Should I Learn EMDR or PC?

Therapists often ask me which trauma treatment they should learn: eye movement desensitization & reprocessing (EMDR) or progressive counting (PC).

First of all: Yes – you should learn EMDR or PC, if you haven’t already! Efficient, effective trauma treatment methods enable therapists to systematically guide clients in healing from their psychological wounds. This is much better than merely teaching coping skills. When you heal, you don’t have to cope with the symptoms anymore! Learning EMDR or PC is a real game-changer, and the therapists we train routinely report feeling reinvigorated in their work.

EMDR is the best of the well-established trauma therapies, in that it is at least as effective as the other leading brands, better tolerated, and considerably more efficient (Mavranezouli2020). EMDR can be used with children of any age, as well as adults. EMDR is complex, so the training is 7.5 days (spread out over several months, including the required consultation) at a typical cost of about $1,500. At least, that’s what we charge.

PC is a newer treatment that has done quite well so far. In direct comparisons, PC was found to be about as effective as EMDR (Greenwald & Camden, 2022; Greenwald, McClintock, & Bailey, 2013; Greenwald, McClintock, Jarecki, & Monaco, 2015) while being less difficult for clients, and possibly more efficient (Greenwald, McClintock, Jarecki, & Monaco, 2015). That’s a pretty big deal, since EMDR is already better tolerated and more efficient than traditional CBT methods such as prolonged exposure. However, more research is needed. PC can be used with children age six and older, as well as adults. PC is simpler than EMDR – on a par with other exposure methods – so the training is 6 days (spread out over a few months) at a typical cost of about $850.

While EMDR and PC may share some underlying mechanisms of effect, they are different procedurally as well as experientially. EMDR tends to involve more free association, so the client may wander through many other somehow-related memories, making connections and gaining insight. With PC this also happens to some extent, but less so, and the client is more likely to stay focused on the target memory. This difference makes EMDR a bit more appealing for clients who want insight, and PC a bit more appealing for clients who don’t want to get surprises (unpredictable exposure to other memories) during the session.

I tend to use PC as the first line, because it is generally quicker and easier (less emotionally intense) for the client. And on occasion if I’m not satisfied with how it’s going, I switch to EMDR. I also know a number of therapists who are more comfortable with EMDR, but switch to PC on occasion.

In one of our treatment programs, clients are randomly assigned to EMDR or PC. Our therapists have told me that at the end of treatment, clients routinely say, “I’m so glad I was assigned to [EMDR/PC]!” In other words, both EMDR and PC are doing very well.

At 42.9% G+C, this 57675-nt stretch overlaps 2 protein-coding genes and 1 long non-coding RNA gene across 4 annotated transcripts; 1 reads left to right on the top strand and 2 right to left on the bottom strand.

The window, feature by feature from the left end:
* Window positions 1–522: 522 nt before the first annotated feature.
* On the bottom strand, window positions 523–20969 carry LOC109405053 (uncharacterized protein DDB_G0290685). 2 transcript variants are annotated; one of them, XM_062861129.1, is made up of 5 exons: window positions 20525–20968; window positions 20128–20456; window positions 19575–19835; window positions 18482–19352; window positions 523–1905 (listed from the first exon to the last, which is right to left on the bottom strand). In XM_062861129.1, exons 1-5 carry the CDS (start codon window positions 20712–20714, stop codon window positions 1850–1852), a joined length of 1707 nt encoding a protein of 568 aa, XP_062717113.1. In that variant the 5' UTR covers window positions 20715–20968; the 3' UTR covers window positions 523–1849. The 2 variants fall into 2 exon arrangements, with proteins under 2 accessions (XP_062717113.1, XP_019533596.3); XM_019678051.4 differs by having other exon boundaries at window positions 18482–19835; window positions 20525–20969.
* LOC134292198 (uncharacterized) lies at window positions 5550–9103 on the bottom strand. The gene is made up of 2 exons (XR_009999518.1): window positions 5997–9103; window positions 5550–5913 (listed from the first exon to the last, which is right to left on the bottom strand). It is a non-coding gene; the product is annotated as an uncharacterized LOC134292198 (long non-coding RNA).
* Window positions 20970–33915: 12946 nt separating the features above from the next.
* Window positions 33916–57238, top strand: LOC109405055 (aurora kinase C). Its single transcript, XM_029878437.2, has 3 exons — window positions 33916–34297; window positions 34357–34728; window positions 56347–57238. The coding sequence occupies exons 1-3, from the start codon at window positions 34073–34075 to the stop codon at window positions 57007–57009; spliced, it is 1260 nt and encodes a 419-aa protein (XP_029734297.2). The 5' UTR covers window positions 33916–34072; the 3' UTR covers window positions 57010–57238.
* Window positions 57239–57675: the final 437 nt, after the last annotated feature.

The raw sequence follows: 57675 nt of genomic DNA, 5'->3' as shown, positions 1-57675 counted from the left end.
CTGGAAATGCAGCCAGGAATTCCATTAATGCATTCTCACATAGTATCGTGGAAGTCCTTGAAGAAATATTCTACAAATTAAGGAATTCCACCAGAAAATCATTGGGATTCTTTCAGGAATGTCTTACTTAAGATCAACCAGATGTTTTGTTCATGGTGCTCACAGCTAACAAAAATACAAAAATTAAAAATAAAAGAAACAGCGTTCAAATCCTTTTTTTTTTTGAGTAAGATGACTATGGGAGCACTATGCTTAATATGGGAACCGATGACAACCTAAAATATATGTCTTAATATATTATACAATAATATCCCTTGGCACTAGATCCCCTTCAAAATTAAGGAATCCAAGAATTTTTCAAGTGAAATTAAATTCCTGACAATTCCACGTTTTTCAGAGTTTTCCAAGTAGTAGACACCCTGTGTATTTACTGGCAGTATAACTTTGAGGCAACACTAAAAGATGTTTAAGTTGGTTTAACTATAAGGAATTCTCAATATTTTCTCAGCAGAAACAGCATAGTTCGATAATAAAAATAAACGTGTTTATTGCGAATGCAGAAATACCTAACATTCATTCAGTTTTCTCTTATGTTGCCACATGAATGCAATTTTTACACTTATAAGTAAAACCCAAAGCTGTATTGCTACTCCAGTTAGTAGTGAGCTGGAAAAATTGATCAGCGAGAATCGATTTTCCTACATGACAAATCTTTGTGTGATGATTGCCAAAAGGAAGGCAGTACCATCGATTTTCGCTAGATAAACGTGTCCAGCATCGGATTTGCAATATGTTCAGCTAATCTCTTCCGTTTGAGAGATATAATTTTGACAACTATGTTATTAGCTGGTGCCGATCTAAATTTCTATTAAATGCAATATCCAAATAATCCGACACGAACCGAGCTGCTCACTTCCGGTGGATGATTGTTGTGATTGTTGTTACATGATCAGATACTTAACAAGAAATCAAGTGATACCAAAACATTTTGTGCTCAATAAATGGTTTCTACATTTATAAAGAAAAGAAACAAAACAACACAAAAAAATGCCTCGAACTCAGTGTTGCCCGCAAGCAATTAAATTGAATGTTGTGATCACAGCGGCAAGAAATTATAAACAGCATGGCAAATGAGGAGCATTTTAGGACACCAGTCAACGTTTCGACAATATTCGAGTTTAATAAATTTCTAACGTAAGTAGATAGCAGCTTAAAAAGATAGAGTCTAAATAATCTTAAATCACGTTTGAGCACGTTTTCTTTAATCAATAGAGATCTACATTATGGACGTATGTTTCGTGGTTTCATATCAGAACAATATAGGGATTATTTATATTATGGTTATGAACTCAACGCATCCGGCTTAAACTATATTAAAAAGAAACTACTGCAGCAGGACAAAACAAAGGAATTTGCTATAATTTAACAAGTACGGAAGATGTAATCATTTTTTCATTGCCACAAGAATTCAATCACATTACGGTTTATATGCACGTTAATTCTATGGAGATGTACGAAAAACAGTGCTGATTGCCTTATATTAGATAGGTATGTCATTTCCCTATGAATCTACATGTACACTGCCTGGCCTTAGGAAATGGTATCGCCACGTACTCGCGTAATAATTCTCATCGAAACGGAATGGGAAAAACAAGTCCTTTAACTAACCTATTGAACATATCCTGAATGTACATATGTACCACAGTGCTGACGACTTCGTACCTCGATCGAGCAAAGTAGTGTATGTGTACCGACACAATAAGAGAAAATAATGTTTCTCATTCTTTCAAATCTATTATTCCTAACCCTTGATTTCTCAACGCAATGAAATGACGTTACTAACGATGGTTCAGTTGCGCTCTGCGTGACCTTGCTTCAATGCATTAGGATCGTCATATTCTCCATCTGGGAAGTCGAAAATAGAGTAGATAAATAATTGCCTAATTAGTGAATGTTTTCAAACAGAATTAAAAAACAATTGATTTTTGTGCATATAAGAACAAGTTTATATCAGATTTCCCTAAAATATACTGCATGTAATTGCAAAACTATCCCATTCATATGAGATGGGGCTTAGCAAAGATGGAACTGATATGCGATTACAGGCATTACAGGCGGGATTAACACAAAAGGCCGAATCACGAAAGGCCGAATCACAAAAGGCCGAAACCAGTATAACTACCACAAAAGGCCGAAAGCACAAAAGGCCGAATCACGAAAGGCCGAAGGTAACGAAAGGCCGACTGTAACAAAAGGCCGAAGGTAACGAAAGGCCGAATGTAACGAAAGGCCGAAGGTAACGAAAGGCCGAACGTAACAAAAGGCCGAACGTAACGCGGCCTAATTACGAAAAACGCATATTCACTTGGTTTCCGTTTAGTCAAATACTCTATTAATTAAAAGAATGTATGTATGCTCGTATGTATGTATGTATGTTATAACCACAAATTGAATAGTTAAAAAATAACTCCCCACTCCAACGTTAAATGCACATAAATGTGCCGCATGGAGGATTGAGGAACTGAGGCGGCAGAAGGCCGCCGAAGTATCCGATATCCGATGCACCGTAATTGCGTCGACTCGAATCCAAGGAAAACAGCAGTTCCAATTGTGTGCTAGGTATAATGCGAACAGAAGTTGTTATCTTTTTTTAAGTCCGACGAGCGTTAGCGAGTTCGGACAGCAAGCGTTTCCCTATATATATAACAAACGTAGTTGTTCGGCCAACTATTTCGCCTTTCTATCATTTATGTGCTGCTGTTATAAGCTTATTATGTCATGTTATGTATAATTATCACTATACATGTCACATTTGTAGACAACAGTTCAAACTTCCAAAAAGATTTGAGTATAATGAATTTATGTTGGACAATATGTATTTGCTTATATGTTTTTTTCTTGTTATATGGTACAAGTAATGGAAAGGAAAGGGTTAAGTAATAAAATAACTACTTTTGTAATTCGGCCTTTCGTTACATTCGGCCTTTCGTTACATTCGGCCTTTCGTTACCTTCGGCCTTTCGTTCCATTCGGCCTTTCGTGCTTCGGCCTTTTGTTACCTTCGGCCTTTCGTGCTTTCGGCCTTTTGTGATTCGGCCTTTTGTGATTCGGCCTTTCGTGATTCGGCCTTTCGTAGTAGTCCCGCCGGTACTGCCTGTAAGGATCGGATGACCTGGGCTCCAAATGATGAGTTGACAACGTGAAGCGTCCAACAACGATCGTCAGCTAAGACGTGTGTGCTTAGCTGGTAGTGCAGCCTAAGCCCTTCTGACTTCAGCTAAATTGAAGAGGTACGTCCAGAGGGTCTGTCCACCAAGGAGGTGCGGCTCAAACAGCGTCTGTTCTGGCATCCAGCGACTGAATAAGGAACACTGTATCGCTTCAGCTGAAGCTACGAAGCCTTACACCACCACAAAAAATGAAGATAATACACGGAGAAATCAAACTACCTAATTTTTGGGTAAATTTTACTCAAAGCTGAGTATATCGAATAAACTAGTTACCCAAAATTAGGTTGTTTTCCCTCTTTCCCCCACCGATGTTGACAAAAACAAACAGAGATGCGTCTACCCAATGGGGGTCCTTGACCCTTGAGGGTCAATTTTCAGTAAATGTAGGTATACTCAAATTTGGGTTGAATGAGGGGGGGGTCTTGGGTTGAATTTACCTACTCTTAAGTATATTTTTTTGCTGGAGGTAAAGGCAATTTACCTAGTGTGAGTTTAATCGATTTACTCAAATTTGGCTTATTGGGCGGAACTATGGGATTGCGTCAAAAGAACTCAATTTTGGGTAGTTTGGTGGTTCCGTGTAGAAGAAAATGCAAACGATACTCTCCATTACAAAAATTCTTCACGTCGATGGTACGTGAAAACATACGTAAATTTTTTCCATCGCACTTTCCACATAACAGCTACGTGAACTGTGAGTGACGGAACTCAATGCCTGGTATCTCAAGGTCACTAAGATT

So which to learn?

Go for EMDR if you care most about

  • having the treatment with the most research support
  • offering the name brand that people will recognize
  • working with children younger than age 6


Go for PC if you care most about

  • offering an excellent research-supported treatment
  • working with clients with low affect tolerance
  • saving time and money on the training


Disclosure: I am a leading expert in EMDR, and my nonprofit org is a leading provider of EMDR basic training in USA/Canada. And I am the developer of PC, and my nonprofit org is the leading provider of PC training internationally.

Note: This post was updated on 2/21/2023.


12 Responses

    1. Nobody heard of PC 15 years ago; it was only developed in 2007. But we’ve been using it, and getting the research done, and so far it’s looking pretty good.

  1. Have been using PC for several years in my psychology practice, with acute trauma, including gunshot, hostage, abduction, loss of limb, holding relative while dying in crash, home invasion, type events.
    Teach mindful breathing technique as self management of arousal, use Foa self report at end of PC each session, and SUDS self monitor and record 3 times a day report back and meta-analyse each session after PC.
    All clients report recovery and no relapse. Very fast effect (4 to 6 sessions of PC) and often then move to relational psychotherapy to explore meaning and effects in their lives.
    Do not understand how EMDR works, but may learn it in order to be able to work with young children and trauma.

      1. SUDS: Subjective Units of Disturbance Scale. That is, on a o-10 scale, how bad does it feel right now?

        FOA??? I didn’t see that acronym used here.

  2. Just another thought, using PC is possibly easier on the therapist when you hear a lot of trauma on a daily basis. It is nice to see the same result and not actually hear every story.

  3. Some therapists prefer PC because it’s a bit easier on the clients as well as the therapists. OTOH some therapists prefer EMDR because the protocol entails the client telling the therapist about what’s going on, throughout the procedure; and some therapists like being clued in. Personally I’m fine either way. I just want the client to get what they came for. And if I need to know something, I’ll ask.

    1. PC helps clients to heal from their trauma and loss memories, much like EMDR does. To the extent that trauma healing is a component of addictions treatment — which IMO it should be! — PC works well for that component of addictions treatment.

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